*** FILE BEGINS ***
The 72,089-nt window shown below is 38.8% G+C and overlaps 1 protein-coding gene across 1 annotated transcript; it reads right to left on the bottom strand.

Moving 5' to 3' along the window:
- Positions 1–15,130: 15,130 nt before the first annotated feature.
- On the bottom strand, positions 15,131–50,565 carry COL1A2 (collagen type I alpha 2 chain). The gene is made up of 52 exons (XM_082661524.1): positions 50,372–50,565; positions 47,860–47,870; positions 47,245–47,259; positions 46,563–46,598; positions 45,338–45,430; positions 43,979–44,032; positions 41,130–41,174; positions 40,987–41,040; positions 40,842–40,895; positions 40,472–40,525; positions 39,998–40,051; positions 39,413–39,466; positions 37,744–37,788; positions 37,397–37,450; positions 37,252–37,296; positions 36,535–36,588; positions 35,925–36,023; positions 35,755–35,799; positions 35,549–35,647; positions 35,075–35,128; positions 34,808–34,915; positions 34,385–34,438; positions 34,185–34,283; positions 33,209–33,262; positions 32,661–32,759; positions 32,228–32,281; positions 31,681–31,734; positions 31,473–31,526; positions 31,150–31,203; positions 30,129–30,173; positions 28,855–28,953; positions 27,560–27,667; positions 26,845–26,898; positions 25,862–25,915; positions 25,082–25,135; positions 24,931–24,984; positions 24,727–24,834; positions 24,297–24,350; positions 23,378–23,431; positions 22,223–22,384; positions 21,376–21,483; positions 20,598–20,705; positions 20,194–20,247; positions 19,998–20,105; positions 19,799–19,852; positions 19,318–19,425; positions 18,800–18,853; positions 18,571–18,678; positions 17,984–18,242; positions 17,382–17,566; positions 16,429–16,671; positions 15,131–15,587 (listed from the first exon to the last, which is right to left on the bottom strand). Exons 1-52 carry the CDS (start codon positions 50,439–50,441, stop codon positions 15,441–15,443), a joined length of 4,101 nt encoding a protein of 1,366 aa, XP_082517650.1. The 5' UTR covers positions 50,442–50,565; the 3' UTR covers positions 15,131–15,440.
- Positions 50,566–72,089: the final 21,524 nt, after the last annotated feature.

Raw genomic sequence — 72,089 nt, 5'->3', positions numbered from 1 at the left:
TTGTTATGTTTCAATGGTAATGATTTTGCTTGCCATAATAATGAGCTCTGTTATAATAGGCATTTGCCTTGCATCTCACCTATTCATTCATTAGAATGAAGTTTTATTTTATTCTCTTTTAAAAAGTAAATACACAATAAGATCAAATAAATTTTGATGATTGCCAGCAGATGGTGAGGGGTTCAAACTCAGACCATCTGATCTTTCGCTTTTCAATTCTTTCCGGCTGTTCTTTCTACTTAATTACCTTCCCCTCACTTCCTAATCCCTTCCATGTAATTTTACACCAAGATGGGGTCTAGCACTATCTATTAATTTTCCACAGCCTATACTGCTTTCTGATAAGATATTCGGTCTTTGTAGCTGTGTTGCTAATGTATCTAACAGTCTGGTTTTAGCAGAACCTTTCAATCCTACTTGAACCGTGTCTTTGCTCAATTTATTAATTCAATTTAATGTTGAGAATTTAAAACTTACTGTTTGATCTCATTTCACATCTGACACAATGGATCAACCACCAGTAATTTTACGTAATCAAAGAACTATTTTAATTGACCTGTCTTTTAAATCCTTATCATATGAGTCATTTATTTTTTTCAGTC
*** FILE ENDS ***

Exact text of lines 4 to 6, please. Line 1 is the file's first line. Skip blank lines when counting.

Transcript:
- On the bottom strand, positions 15,131–50,565 carry COL1A2 (collagen type I alpha 2 chain). The gene is made up of 52 exons (XM_082661524.1): positions 50,372–50,565; positions 47,860–47,870; positions 47,245–47,259; positions 46,563–46,598; positions 45,338–45,430; positions 43,979–44,032; positions 41,130–41,174; positions 40,987–41,040; positions 40,842–40,895; positions 40,472–40,525; positions 39,998–40,051; positions 39,413–39,466; positions 37,744–37,788; positions 37,397–37,450; positions 37,252–37,296; positions 36,535–36,588; positions 35,925–36,023; positions 35,755–35,799; positions 35,549–35,647; positions 35,075–35,128; positions 34,808–34,915; positions 34,385–34,438; positions 34,185–34,283; positions 33,209–33,262; positions 32,661–32,759; positions 32,228–32,281; positions 31,681–31,734; positions 31,473–31,526; positions 31,150–31,203; positions 30,129–30,173; positions 28,855–28,953; positions 27,560–27,667; positions 26,845–26,898; positions 25,862–25,915; positions 25,082–25,135; positions 24,931–24,984; positions 24,727–24,834; positions 24,297–24,350; positions 23,378–23,431; positions 22,223–22,384; positions 21,376–21,483; positions 20,598–20,705; positions 20,194–20,247; positions 19,998–20,105; positions 19,799–19,852; positions 19,318–19,425; positions 18,800–18,853; positions 18,571–18,678; positions 17,984–18,242; positions 17,382–17,566; positions 16,429–16,671; positions 15,131–15,587 (listed from the first exon to the last, which is right to left on the bottom strand). Exons 1-52 carry the CDS (start codon positions 50,439–50,441, stop codon positions 15,441–15,443), a joined length of 4,101 nt encoding a protein of 1,366 aa, XP_082517650.1. The 5' UTR covers positions 50,442–50,565; the 3' UTR covers positions 15,131–15,440.
- Positions 50,566–72,089: the final 21,524 nt, after the last annotated feature.

Raw genomic sequence — 72,089 nt, 5'->3', positions numbered from 1 at the left: